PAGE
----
line. There is no default value. The
corresponding environment variable is PARAM-
Used in pe only to indicate that pe should
continue executing mapfile after a module
Suppress copying of history and errlog files
and map file to output directory when running
in the pipeline
There are a number of sample modules in
~soi/CM/src/examples. These are examples of how (or how
not) to write strategy modules.
For purposes of running modules in the shell, it is often
convenient to think of dataset names (for arguments of type
ARG_DATA_IN and ARG_DATA_OUT) as referring to directories
and sets of files within the directories. The following
three sets of "dataset names" are all permissible.
in= /tmp/indir/ out= foo/
in= /tmp/indir/[0-7,2] out= /tmp/indir/new
in= /tmp/indir/ out= ./
in= /tmp/indir/foo out= in
The first will result in the default range of files named
NNNN.fits on the named directory being processed and simi-
larly named files written to the named subdirectory of the
current path. The second will process only even-numbered
files from 0000.fits through 0006.fits, and create files
named new.0000.fits etc. on the same directory. The third
form will process only a single file and create its output
file(s) on the working directory. The fourth form will
result in any files created being placed in the same direc-
tory as the input (and possibly overwriting them if the file
names are the same). The fourth specification will cause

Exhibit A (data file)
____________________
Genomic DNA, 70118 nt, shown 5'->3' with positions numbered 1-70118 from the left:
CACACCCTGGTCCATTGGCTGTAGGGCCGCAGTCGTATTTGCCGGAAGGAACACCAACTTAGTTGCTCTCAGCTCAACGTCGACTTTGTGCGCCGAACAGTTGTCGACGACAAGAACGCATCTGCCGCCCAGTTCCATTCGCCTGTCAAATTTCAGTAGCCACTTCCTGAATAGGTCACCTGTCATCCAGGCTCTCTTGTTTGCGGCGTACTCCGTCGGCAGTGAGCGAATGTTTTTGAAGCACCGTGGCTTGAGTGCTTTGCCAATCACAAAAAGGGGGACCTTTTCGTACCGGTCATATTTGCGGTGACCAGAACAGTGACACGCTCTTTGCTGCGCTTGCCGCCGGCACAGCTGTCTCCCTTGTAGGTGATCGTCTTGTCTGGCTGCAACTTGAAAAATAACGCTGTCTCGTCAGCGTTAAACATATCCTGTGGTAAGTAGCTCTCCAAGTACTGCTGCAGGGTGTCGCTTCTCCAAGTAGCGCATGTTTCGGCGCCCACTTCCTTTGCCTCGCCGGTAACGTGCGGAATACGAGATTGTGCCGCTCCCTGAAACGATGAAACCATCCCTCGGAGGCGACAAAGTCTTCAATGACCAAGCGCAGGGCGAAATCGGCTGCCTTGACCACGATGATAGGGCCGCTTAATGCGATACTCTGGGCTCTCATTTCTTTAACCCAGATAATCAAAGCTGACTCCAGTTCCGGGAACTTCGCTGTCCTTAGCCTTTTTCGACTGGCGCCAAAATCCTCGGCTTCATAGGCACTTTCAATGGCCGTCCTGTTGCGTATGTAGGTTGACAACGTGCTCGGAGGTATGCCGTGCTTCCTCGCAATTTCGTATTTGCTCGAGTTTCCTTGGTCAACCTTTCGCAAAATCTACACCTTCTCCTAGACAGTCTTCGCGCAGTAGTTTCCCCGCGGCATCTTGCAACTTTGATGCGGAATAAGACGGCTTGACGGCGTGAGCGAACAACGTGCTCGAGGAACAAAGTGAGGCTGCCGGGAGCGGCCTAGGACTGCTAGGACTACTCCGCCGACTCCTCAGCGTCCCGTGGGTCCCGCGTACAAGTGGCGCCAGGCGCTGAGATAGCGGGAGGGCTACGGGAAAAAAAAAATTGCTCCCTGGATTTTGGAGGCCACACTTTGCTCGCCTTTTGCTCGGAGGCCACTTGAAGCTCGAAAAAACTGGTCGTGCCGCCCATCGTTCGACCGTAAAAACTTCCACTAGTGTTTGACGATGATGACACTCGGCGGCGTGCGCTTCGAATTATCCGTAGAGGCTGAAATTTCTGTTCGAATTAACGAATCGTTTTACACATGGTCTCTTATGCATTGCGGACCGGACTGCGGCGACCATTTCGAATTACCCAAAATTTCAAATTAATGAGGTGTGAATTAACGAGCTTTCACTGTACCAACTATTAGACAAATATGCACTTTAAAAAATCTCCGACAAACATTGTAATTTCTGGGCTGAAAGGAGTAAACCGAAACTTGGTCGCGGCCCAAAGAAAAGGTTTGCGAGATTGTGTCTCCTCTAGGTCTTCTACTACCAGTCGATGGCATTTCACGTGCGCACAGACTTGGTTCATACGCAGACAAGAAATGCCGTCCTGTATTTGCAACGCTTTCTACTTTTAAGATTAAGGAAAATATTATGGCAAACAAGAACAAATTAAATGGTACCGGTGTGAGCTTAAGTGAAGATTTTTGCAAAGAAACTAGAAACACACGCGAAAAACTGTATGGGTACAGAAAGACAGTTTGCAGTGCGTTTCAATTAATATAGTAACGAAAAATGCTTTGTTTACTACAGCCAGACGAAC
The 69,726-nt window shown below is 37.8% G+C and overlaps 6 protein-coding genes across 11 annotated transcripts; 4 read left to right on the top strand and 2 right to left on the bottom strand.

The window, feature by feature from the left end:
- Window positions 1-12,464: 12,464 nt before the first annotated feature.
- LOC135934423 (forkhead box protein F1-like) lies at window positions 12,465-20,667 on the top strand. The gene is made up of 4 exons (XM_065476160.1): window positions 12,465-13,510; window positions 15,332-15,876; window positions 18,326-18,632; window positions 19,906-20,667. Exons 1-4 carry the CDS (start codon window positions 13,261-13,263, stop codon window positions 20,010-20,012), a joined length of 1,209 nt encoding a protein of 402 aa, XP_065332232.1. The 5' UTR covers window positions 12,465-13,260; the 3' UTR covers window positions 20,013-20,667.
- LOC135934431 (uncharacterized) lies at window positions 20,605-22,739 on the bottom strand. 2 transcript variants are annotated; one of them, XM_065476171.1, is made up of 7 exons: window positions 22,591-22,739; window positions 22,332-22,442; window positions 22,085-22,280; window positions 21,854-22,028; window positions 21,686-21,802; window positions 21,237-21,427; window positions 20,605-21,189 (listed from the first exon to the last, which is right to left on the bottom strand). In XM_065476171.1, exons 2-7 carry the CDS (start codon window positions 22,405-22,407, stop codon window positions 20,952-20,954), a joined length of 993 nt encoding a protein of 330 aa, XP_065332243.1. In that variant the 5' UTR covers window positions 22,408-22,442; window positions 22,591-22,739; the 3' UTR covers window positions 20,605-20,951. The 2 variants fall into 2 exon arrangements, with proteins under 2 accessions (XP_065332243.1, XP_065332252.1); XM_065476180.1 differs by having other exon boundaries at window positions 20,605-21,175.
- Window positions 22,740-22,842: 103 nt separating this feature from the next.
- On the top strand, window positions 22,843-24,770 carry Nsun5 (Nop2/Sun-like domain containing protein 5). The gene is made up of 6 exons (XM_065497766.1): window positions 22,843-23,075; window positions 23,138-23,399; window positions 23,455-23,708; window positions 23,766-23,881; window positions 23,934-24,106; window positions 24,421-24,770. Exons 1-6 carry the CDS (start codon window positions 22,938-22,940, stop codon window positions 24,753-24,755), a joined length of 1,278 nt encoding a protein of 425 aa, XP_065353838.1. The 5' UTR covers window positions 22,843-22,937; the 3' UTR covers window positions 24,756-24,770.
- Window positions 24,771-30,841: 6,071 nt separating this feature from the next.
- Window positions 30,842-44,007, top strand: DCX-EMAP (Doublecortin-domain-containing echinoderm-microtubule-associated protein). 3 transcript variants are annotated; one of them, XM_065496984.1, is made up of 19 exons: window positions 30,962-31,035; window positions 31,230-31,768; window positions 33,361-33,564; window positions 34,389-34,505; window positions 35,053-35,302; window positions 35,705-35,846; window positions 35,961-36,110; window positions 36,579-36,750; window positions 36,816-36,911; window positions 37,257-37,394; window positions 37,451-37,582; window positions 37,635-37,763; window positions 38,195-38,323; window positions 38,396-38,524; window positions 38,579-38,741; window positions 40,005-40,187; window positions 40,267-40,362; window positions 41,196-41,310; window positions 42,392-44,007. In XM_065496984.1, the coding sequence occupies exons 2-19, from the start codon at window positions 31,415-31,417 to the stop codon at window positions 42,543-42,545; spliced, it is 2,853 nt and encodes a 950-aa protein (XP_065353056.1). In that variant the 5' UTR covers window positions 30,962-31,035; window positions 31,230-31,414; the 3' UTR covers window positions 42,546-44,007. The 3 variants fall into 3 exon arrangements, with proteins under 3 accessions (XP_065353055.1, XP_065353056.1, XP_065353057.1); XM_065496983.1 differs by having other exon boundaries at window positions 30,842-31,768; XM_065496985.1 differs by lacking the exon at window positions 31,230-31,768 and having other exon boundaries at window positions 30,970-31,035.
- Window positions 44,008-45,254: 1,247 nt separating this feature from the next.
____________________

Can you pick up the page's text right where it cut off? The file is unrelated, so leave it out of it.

the module to process files named foo.NNNN.fits rather than
those named NNNN.fits.
It should be noted that the convention for selecting records
(files) as illustrated above differs from the convention for
selecting datasets (directories) in the dataset naming
scheme. In the latter case a comma-separated list is used
to present multiple datasets or ranges of datasets. Thus
the dataset name
would be used to select records (files) 10, 12, and 14 from
each of the directories corresponding to dataset numbers 19,
20, 21, 22, 23, 5, 8, 9, and 10, in that order.
When entering bracketed ranges in the shell, one must of
course be careful either to arrange that globbing is turned
off, quote the entire string, or escape the opening bracket
with a backslash.
Strategy modules must be linked with the common main()
driver, ~soi/CM/bin/src/cmd/_$MACHINE.b/main.o to run in the
shell, and with the driver
~soi/CM/bin/src/pipe/_$MACHINE.b/main_svc.o to run as pe's.
If a pe started from the shell requests DSDS services for
dataset name resolution (using the -p and -d and/or -a
flags), only one argument of type ARG_DATA_IN and one of
type ARG_DATA_OUT can be successfully parsed.
Strategy modules are an attempt to isolate environmental
dependencies (including I/O) from executable code. The
attempt has been of limited success. There are so far only
two interfaces, and modules are not always exercised under
The default values for first and last file selector numbers
are 0 and -1, respectively.
The option of using a dataset keyword (such as in) as the
value for another dataset works only in the shell interface.
It is potentially dangerous, as noted above.
The sample modules may be very much out of date with respect
to features available in strategy modules.
If a pe is started from the shell (using the -p flag)
without explicitly specifying rooted pathnames for history
and errlog, by default the history and errlog information
will be written to files named history and logfile, respec-
tively, on the user's home directory.
Rick Bogart & Kay Leibrand are responsible for the shell
command line interface to modules.
1999-12-13 SOI Version 4.5